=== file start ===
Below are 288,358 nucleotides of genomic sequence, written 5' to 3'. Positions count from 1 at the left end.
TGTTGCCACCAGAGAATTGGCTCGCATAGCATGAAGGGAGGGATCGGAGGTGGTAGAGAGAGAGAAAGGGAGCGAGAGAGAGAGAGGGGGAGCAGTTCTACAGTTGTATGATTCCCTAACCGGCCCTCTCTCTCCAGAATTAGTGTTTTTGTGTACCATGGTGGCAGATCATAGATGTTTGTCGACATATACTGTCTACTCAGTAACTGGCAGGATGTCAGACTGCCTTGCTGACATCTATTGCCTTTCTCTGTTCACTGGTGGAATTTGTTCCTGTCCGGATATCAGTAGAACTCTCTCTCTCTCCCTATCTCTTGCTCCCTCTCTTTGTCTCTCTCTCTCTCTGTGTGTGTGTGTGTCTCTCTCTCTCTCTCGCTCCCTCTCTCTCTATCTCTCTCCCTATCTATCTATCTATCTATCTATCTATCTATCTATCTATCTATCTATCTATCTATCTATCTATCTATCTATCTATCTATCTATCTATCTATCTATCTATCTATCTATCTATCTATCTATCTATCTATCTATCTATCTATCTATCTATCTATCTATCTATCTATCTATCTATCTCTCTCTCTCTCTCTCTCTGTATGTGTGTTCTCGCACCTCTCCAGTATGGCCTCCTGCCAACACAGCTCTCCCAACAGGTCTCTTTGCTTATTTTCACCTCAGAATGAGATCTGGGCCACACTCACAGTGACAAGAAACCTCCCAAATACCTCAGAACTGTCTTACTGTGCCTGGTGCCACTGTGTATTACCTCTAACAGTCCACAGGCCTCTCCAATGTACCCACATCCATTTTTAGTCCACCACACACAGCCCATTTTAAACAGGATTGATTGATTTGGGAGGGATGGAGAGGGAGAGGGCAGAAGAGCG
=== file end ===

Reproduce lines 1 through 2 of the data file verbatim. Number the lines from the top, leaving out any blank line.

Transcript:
Below are 288,358 nucleotides of genomic sequence, written 5' to 3'. Positions count from 1 at the left end.
TGTTGCCACCAGAGAATTGGCTCGCATAGCATGAAGGGAGGGATCGGAGGTGGTAGAGAGAGAGAAAGGGAGCGAGAGAGAGAGAGGGGGAGCAGTTCTACAGTTGTATGATTCCCTAACCGGCCCTCTCTCTCCAGAATTAGTGTTTTTGTGTACCATGGTGGCAGATCATAGATGTTTGTCGACATATACTGTCTACTCAGTAACTGGCAGGATGTCAGACTGCCTTGCTGACATCTATTGCCTTTCTCTGTTCACTGGTGGAATTTGTTCCTGTCCGGATATCAGTAGAACTCTCTCTCTCTCCCTATCTCTTGCTCCCTCTCTTTGTCTCTCTCTCTCTCTGTGTGTGTGTGTGTCTCTCTCTCTCTCTCGCTCCCTCTCTCTCTATCTCTCTCCCTATCTATCTATCTATCTATCTATCTATCTATCTATCTATCTATCTATCTATCTATCTATCTATCTATCTATCTATCTATCTATCTATCTATCTATCTATCTATCTATCTATCTATCTATCTATCTATCTATCTATCTATCTATCTATCTATCTATCTATCTATCTATCTATCTCTCTCTCTCTCTCTCTCTGTATGTGTGTTCTCGCACCTCTCCAGTATGGCCTCCTGCCAACACAGCTCTCCCAACAGGTCTCTTTGCTTATTTTCACCTCAGAATGAGATCTGGGCCACACTCACAGTGACAAGAAACCTCCCAAATACCTCAGAACTGTCTTACTGTGCCTGGTGCCACTGTGTATTACCTCTAACAGTCCACAGGCCTCTCCAATGTACCCACATCCATTTTTAGTCCACCACACACAGCCCATTTTAAACAGGATTGATTGATTTGGGAGGGATGGAGAGGGAGAGGGCAGAAGAGCG